Development of Methods for Damage and Loss of Life Estimation
In order to assess flood risks and make related policy decisions it is important to know the potential consequences of floods. Over the last years research in our group has contributed to the further development of loss of life and damage.
Following the disastrous flooding of New Orleans due to hurricane Katrina, life loss datasets have been analysed. Empirical relationships have been developed to predict life loss as a function of flood characteristics (depth, rise rate, flow velocity).
Life loss dataset for New Orleans (Jonkman et al., 2009)
We have worked with several organizations to do contract research in this field. Partners include the US Army Corps of Engineers, US Bureau of Reclamation and British Columbia Hydro. Currently we are involved in a comparison effort, in which various methods for life loss estimation and evacuation analysis are compared base on case studies in the US.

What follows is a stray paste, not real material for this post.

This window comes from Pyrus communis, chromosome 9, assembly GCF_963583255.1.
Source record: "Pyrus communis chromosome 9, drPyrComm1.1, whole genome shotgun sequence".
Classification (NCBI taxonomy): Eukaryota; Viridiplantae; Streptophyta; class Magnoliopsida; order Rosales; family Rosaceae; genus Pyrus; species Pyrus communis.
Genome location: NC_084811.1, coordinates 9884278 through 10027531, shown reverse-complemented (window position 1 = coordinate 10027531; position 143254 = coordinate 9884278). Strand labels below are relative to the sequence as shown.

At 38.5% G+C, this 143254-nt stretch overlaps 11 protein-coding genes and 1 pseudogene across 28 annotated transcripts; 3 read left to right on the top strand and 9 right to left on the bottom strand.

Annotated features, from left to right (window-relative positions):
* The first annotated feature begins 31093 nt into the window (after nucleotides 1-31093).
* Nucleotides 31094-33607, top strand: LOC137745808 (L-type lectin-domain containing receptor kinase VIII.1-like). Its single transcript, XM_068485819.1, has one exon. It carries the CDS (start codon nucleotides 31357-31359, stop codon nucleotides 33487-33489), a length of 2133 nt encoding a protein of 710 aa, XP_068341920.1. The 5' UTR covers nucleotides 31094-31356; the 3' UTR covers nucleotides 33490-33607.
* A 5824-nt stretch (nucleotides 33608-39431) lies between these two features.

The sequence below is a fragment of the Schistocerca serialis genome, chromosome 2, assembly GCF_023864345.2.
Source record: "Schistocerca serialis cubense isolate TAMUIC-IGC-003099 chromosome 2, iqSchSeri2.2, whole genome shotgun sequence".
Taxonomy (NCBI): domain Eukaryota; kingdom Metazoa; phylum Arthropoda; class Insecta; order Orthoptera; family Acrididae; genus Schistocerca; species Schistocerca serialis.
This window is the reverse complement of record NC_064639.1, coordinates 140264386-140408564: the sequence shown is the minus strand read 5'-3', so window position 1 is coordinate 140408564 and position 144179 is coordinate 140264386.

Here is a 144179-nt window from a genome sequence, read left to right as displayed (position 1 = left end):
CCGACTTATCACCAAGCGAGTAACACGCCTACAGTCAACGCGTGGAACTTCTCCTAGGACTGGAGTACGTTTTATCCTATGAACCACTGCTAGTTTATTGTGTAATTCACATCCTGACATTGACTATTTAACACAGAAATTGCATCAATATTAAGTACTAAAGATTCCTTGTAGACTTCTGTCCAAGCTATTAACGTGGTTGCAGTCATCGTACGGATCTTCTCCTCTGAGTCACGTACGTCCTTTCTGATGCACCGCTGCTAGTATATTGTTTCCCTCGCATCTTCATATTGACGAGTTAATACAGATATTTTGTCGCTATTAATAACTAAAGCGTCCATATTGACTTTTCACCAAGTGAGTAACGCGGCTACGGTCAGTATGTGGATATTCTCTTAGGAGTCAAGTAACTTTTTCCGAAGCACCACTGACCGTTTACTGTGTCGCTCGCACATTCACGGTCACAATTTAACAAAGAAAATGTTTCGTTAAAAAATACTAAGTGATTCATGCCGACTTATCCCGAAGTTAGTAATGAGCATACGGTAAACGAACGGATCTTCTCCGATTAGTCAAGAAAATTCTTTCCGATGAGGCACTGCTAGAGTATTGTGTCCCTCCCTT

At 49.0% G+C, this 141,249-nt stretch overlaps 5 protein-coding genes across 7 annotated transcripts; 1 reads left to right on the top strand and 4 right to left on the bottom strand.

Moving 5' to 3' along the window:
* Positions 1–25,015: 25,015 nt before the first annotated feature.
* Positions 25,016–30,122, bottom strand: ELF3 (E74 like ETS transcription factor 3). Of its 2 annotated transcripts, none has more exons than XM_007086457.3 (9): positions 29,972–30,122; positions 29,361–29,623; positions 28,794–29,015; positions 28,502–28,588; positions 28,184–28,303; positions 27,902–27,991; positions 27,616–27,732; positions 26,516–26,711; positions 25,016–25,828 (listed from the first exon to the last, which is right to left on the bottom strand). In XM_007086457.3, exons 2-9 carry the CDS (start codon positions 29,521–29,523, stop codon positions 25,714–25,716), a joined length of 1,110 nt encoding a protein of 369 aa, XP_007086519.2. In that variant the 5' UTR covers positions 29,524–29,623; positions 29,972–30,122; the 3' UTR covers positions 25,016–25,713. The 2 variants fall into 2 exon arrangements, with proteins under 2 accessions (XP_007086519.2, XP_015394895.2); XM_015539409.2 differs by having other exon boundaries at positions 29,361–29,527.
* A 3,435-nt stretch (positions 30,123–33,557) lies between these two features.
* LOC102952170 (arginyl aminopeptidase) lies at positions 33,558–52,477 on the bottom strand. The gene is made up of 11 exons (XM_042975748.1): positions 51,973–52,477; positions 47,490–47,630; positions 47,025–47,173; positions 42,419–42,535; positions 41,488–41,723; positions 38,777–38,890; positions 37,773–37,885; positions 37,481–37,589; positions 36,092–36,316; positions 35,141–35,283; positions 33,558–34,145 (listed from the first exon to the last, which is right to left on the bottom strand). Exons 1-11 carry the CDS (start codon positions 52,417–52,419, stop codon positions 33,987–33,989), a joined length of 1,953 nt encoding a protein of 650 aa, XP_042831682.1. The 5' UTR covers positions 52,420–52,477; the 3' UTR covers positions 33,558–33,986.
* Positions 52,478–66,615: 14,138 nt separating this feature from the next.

Structural building damage
Another research field focuses on structural damage to buildings due to hydrodynamic impacts. Group members have undertaken experiments to study and measure the hydrodynamic impacts. We have also done studies to analyse structural building damage observations from past floods and relate these to hydraulic impacts. A relatively novel research area focuses on the indirect impacts and cascading effects of floods. Events like the tsunami in Japan, the floods in Thailand, and the flooding of New York due to hurricane Sandy show that consequences will expand outside the flooded area and could last for a long period after the flood.
Experimental work at TU Delft to assess the hydrodynamic impacts (G. Cuomo)
Flooding of Rojana Industrial Estate near Bangkok during the 2011 floods (Wikipedia)
Several publications in the above research fields can be downloaded from Bas Jonkman’s website.